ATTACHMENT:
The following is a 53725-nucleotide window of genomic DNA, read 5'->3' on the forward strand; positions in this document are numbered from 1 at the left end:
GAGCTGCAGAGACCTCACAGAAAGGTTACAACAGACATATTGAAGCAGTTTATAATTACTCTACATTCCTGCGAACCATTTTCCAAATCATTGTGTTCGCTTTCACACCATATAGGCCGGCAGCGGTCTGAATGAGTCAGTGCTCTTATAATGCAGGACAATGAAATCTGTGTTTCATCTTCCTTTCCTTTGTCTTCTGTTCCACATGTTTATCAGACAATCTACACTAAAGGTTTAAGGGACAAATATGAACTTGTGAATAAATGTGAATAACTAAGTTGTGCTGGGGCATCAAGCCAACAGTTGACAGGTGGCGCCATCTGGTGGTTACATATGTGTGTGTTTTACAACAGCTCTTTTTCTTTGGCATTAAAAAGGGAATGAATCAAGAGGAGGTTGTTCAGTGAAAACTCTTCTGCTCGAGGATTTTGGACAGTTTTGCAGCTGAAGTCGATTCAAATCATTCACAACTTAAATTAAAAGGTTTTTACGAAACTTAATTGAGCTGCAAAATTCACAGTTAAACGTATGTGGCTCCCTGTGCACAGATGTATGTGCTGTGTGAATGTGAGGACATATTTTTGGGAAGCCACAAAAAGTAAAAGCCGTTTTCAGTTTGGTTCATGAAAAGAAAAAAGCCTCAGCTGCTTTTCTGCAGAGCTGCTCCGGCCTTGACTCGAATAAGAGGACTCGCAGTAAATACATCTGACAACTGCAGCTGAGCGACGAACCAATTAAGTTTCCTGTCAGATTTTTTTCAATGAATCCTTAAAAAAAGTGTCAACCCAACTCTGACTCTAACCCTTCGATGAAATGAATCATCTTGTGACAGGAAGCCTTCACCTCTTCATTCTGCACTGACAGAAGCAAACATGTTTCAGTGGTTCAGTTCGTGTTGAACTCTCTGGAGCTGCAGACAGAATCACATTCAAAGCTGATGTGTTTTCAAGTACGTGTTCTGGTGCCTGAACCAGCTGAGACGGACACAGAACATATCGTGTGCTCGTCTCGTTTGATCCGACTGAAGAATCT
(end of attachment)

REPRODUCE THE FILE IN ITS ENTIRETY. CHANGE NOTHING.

The following is a 53725-nucleotide window of genomic DNA, read 5'->3' on the forward strand; positions in this document are numbered from 1 at the left end:
GAGCTGCAGAGACCTCACAGAAAGGTTACAACAGACATATTGAAGCAGTTTATAATTACTCTACATTCCTGCGAACCATTTTCCAAATCATTGTGTTCGCTTTCACACCATATAGGCCGGCAGCGGTCTGAATGAGTCAGTGCTCTTATAATGCAGGACAATGAAATCTGTGTTTCATCTTCCTTTCCTTTGTCTTCTGTTCCACATGTTTATCAGACAATCTACACTAAAGGTTTAAGGGACAAATATGAACTTGTGAATAAATGTGAATAACTAAGTTGTGCTGGGGCATCAAGCCAACAGTTGACAGGTGGCGCCATCTGGTGGTTACATATGTGTGTGTTTTACAACAGCTCTTTTTCTTTGGCATTAAAAAGGGAATGAATCAAGAGGAGGTTGTTCAGTGAAAACTCTTCTGCTCGAGGATTTTGGACAGTTTTGCAGCTGAAGTCGATTCAAATCATTCACAACTTAAATTAAAAGGTTTTTACGAAACTTAATTGAGCTGCAAAATTCACAGTTAAACGTATGTGGCTCCCTGTGCACAGATGTATGTGCTGTGTGAATGTGAGGACATATTTTTGGGAAGCCACAAAAAGTAAAAGCCGTTTTCAGTTTGGTTCATGAAAAGAAAAAAGCCTCAGCTGCTTTTCTGCAGAGCTGCTCCGGCCTTGACTCGAATAAGAGGACTCGCAGTAAATACATCTGACAACTGCAGCTGAGCGACGAACCAATTAAGTTTCCTGTCAGATTTTTTTCAATGAATCCTTAAAAAAAGTGTCAACCCAACTCTGACTCTAACCCTTCGATGAAATGAATCATCTTGTGACAGGAAGCCTTCACCTCTTCATTCTGCACTGACAGAAGCAAACATGTTTCAGTGGTTCAGTTCGTGTTGAACTCTCTGGAGCTGCAGACAGAATCACATTCAAAGCTGATGTGTTTTCAAGTACGTGTTCTGGTGCCTGAACCAGCTGAGACGGACACAGAACATATCGTGTGCTCGTCTCGTTTGATCCGACTGAAGAATCT